Whenever I'm around this one guy I know, I feel my head tilt to the side and my hand reach out toward him, as if to touch him. I try to stifle these gestures because they are sexual "tells," that is, unconscious moves signaling unspoken thoughts or intentions. And these particular gestures, I must confess, are universal mating signals. In terms of biological signaling, I may as well be breaking out the landing gear lights and guiding him to my gate, so to speak. I don't actually wish to mate with this dude (oh hell no) but, clearly some part of my subconscious is thinking he's fine. Real fine.
That's what's interesting to me about these mating gestures. I don't wish to signal anything to this guy, but my body certainly does, and I wonder what mechanism is at work there. I mean, why him? I am fascinated by how my body responds to him automatically and unconsciously. I don't mean to do the whole head tilt thing, it just happens. And although I'm not going to act on it, I have to admit that it's fun to feel my body react, feeling the pull of attraction and knowing I'm part of a timeless biological dance.
So what am I signaling exactly? Well, Grasshopper, a head tilt does a few things. It makes me smaller, for one, and exposes my vulnerable neck. These indicate "I am harmless." (Note: I may or may not actually be harmless.) Appearing harmless is a good thing, mating-wise, according to Helen E. Fisher in her completely fascinating book, Anatomy of Love: The Natural History of Monogamy, Adultery, and Divorce. Men also try to appear harmless. All of their initial mating gestures are geared to convey the basic message, "I am here; I am important; I am harmless."
"Men tend to pitch and roll their shoulders, stretch, stand tall and shift from foot to foot in a swaying motion. They also exaggerate their body movements. Instead of simply using the wrist to stir a drink, men often employ the entire arm, as if stirring mud...And the whole body is employed in hearty laughter--made loud enough to attract a crowd."
In the 1960s ethologist Irenaus Eibl-Eibesfeldt used a secret camera to document female flirting behavior around the globe. No matter who he was
"First the woman smiles at her admirer and lifts her eyebrows in a swift jerky motion as she opens her eyes wide to gaze at him. Then she drops her eyelids, tilts her head down and to the side, and looks away. Frequently she also covers her face with her hands, giggling nervously as she retreats behind her palms."
Of all the courting gestures, to me, the most potent is the so-called "copulatory gaze." In cultures where eye contact is permitted, potential lovers will stare into each other's eyes a second or two longer than is necessary (generally two to three seconds) and, if interested, their pupils will dilate. Eye contact seems to trigger a primitive part of the brain, notes Fisher, calling forth one of two basic emotions--approach or retreat. "You cannot ignore the eyes of another fixed on you," she writes, "You must respond."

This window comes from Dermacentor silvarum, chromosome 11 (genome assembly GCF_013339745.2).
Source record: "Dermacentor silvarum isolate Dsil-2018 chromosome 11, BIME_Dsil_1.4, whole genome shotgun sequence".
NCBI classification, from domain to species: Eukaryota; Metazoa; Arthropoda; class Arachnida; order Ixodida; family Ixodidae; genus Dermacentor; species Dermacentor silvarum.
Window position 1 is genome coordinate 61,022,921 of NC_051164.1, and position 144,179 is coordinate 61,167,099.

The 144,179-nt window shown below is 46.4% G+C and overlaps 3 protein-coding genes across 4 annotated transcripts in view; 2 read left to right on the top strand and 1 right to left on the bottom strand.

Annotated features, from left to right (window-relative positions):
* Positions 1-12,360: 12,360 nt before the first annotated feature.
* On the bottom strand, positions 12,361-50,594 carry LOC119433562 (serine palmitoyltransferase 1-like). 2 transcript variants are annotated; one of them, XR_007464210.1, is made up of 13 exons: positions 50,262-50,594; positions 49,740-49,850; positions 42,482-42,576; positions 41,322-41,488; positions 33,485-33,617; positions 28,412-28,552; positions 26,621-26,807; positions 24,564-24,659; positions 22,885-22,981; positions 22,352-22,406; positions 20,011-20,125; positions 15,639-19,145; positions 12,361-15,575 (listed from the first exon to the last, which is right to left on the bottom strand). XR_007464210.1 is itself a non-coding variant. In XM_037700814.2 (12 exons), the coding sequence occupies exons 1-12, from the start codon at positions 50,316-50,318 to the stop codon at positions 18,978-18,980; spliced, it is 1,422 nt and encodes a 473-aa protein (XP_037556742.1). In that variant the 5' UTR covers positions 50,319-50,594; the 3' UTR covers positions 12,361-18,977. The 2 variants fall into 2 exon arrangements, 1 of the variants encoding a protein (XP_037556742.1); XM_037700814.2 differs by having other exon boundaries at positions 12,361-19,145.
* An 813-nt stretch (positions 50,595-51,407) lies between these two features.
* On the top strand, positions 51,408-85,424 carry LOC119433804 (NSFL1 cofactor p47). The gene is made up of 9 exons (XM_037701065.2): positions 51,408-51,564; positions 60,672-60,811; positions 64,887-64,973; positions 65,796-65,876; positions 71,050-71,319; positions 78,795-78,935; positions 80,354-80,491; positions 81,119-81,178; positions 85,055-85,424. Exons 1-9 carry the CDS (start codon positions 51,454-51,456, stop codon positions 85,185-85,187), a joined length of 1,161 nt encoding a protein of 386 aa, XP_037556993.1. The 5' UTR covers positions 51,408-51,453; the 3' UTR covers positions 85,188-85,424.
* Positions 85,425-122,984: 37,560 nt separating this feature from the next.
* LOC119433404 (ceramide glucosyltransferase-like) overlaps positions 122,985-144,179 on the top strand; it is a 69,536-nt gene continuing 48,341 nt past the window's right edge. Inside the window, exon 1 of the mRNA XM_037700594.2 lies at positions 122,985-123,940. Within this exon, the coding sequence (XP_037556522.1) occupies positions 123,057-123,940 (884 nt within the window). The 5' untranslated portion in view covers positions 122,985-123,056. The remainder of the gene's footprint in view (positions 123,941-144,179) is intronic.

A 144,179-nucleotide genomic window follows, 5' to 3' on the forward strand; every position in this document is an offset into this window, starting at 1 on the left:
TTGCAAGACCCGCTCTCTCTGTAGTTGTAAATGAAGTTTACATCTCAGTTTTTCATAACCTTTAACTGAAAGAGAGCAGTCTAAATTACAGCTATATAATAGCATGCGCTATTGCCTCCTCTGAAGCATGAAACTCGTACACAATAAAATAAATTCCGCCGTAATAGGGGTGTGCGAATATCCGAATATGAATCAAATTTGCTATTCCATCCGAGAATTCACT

Many of these courting gestures are present in animals as well. Female possums do the coy look/head tilt move. Snakes, frogs and toads inflate their bodies to draw attention to themselves, and "pygmy" chimpanzees at the San Diego Zoo look deeply into the other's eyes for several moments before having sex. (No documentation exists on whether they also make each other mix tapes.)
My favorite animal courting move, however, comes from the chimps observed by the lovely Jane Goodall at the Combe Steam Reserve in Tanzania. When a female is in estrus (heat), a dominant male doesn't muck around with the loud laughing and notable drink stirring, he gets right to the point. "A male will stare intently to get a female's attention, sit with his legs open to display an erect penis, flick it, rock from side to side (and) beckon her with outstretched arms."
Yes, it's kind of comically direct, but I can see how with the right chimp, or my case, human male, it would be quite heady to be so courted. Although it would have the unfortunate side effect of eliminating the wholly enjoyable pastime of analyzing and dissecting a potential lover's moves. "Okay, so last night, Fred was staring intently at me, displaying his erect penis and flicking it. What do you think he meant?"
Thus we get to your questions of the day. One of the reasons I'm so fascinated by this subject is because I was always bad at interpreting such signals. What about you? Do you consciously use these gestures, or have you noticed yourself doing them? Do you notice when a potential suitor is doing these things, feel a general intuition about their intentions, or what?
Please, do tell.